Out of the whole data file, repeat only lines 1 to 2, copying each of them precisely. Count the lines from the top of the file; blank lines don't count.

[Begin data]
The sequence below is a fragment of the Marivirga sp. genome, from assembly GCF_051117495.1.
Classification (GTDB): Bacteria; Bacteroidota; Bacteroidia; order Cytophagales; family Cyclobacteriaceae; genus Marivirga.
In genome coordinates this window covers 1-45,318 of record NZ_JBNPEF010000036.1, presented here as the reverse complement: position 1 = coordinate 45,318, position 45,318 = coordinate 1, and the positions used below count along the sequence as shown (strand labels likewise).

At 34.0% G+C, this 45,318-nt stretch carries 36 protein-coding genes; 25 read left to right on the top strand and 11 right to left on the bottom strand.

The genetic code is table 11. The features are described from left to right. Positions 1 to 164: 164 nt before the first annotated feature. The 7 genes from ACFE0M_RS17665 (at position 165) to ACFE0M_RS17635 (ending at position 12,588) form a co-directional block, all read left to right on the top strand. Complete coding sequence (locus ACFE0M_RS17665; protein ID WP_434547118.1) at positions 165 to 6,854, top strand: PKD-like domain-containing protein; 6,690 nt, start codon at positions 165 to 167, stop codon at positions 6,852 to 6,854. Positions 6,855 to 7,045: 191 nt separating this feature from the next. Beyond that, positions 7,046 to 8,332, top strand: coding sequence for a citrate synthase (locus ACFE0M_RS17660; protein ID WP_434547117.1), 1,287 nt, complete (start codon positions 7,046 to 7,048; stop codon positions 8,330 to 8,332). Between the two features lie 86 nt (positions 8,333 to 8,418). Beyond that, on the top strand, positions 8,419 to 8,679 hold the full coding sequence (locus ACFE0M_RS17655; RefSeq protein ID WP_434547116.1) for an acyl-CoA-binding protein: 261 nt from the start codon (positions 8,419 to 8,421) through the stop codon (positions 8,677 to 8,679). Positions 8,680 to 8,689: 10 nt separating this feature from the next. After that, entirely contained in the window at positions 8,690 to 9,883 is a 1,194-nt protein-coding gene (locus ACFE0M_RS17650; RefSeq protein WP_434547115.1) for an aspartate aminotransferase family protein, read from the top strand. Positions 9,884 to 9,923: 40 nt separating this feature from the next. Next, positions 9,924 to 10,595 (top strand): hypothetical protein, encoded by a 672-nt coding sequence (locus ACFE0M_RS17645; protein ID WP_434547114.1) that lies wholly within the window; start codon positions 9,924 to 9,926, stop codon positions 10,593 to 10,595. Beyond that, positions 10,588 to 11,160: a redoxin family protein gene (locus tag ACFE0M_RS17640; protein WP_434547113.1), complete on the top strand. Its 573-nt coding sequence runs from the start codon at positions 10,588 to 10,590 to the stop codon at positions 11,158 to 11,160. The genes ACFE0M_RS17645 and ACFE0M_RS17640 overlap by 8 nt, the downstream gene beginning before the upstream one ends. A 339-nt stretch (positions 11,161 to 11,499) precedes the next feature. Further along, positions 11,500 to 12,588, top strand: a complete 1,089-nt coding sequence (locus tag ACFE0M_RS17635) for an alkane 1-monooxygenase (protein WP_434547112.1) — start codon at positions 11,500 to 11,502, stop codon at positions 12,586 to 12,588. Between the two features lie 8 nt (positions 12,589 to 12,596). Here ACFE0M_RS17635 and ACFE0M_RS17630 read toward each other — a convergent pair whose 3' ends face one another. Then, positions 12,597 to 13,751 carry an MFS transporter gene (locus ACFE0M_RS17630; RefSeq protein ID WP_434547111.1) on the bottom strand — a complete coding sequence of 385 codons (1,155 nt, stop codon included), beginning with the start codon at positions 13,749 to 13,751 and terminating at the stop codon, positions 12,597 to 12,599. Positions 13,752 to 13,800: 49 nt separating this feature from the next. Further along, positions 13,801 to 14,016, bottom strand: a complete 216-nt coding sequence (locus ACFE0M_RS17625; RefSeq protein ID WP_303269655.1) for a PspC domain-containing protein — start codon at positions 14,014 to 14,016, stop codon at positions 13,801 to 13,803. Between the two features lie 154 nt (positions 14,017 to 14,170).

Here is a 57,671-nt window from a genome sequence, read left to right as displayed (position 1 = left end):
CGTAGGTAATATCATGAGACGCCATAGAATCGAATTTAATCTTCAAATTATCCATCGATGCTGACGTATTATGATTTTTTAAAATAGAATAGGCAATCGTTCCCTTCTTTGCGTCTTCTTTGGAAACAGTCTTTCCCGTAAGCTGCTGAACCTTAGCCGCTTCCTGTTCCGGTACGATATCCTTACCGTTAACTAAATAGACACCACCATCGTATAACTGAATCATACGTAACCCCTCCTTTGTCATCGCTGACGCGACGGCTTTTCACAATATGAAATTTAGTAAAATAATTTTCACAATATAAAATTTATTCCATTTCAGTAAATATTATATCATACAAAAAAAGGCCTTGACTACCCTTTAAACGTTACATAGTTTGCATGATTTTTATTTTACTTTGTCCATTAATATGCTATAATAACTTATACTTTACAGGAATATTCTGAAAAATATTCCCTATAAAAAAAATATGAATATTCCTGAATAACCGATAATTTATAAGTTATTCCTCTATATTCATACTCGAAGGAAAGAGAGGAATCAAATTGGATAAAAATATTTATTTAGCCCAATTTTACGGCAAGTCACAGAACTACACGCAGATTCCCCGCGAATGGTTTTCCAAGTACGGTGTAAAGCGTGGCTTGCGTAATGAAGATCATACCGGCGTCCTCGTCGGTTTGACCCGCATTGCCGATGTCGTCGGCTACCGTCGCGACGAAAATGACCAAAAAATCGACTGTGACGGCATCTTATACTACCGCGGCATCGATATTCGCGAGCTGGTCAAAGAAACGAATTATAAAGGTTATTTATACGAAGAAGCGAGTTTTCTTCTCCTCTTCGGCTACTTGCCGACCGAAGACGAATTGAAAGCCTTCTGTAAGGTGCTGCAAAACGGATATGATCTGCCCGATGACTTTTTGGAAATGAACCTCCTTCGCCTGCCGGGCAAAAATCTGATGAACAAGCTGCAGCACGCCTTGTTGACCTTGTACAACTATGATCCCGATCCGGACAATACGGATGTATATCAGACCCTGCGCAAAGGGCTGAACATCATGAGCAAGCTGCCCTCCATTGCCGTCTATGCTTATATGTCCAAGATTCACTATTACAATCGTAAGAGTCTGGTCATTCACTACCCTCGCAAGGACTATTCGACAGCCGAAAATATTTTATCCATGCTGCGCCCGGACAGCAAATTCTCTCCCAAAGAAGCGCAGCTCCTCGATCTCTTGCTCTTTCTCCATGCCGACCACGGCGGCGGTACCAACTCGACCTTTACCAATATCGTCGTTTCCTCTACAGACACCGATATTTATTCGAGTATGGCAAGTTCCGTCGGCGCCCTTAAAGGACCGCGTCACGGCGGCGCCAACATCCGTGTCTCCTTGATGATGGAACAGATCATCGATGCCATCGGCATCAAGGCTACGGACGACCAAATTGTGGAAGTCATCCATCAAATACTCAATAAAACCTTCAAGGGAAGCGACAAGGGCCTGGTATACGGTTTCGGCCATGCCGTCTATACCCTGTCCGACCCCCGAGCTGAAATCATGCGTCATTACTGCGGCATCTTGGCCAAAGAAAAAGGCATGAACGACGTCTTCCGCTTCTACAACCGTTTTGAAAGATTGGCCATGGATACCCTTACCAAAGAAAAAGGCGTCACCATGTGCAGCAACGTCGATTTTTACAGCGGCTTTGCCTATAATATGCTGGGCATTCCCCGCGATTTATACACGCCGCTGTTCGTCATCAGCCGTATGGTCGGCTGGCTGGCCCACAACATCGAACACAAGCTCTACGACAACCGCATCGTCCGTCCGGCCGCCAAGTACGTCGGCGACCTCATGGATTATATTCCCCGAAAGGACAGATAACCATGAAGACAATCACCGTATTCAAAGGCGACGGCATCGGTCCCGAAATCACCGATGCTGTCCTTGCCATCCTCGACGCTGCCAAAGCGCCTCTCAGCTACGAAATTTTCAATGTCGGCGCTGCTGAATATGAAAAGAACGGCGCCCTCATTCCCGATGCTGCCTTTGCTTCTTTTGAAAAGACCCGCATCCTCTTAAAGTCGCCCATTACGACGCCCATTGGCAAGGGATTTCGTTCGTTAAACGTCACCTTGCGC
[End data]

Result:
The sequence below is a fragment of the Marivirga sp. genome, from assembly GCF_051117495.1.
Classification (GTDB): Bacteria; Bacteroidota; Bacteroidia; order Cytophagales; family Cyclobacteriaceae; genus Marivirga.